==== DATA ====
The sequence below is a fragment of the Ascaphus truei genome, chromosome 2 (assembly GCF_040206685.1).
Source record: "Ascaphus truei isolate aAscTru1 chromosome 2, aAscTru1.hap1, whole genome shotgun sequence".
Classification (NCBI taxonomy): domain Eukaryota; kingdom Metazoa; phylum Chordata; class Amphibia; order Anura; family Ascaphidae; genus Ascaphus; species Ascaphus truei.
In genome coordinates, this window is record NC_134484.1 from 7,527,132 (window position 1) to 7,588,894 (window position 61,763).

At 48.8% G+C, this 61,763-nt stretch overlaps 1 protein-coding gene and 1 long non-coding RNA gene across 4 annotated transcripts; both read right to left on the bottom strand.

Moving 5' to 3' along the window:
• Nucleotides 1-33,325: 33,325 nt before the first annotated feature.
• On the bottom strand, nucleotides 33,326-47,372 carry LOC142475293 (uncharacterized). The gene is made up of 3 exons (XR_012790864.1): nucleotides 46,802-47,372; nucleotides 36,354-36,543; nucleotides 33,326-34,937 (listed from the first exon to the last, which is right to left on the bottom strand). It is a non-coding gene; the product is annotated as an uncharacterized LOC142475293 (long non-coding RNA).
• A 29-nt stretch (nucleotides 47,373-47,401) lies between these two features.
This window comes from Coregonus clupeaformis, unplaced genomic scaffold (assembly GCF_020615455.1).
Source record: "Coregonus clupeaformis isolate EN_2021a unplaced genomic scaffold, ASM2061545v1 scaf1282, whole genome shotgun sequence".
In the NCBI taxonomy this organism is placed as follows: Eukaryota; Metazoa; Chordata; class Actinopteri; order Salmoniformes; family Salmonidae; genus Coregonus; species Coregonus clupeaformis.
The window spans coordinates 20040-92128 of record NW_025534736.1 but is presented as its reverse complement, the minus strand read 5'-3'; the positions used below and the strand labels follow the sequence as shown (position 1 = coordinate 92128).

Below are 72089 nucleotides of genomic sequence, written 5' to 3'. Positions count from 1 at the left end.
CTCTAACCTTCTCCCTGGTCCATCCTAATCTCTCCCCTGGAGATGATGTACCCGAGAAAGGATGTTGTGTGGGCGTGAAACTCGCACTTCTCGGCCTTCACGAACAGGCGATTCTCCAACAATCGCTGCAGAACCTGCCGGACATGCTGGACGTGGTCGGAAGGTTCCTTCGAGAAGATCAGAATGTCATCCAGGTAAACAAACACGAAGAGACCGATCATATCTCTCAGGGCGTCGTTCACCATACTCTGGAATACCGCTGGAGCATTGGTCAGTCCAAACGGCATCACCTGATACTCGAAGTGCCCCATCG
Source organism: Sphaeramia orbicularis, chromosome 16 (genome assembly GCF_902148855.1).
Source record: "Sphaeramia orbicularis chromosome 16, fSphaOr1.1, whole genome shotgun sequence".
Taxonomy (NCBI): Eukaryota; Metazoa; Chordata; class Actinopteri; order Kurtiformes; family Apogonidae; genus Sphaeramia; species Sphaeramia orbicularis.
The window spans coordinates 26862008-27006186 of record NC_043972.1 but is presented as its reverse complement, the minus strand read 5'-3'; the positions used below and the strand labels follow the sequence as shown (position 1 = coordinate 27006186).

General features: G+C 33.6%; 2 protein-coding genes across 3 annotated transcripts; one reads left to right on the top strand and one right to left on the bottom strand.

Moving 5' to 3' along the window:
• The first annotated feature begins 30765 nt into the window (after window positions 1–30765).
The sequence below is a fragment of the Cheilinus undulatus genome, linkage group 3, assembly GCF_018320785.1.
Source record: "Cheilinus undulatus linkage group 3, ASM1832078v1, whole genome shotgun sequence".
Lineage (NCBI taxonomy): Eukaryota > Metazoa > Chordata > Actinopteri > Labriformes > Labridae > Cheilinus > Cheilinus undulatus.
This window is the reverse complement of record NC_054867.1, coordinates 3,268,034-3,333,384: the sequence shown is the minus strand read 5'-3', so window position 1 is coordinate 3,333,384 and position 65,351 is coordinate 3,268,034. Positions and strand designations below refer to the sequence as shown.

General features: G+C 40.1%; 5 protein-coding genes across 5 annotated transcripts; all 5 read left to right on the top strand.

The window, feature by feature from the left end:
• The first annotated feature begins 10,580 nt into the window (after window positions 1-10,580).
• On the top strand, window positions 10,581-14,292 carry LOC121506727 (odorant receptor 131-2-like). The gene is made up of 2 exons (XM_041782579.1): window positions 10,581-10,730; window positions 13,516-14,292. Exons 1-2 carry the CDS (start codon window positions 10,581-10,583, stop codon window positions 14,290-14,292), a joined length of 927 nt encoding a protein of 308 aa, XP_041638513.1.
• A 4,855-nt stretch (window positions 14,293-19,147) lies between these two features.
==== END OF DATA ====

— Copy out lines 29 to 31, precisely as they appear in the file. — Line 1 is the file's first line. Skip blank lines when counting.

• The first annotated feature begins 10,580 nt into the window (after window positions 1-10,580).
• On the top strand, window positions 10,581-14,292 carry LOC121506727 (odorant receptor 131-2-like). The gene is made up of 2 exons (XM_041782579.1): window positions 10,581-10,730; window positions 13,516-14,292. Exons 1-2 carry the CDS (start codon window positions 10,581-10,583, stop codon window positions 14,290-14,292), a joined length of 927 nt encoding a protein of 308 aa, XP_041638513.1.
• A 4,855-nt stretch (window positions 14,293-19,147) lies between these two features.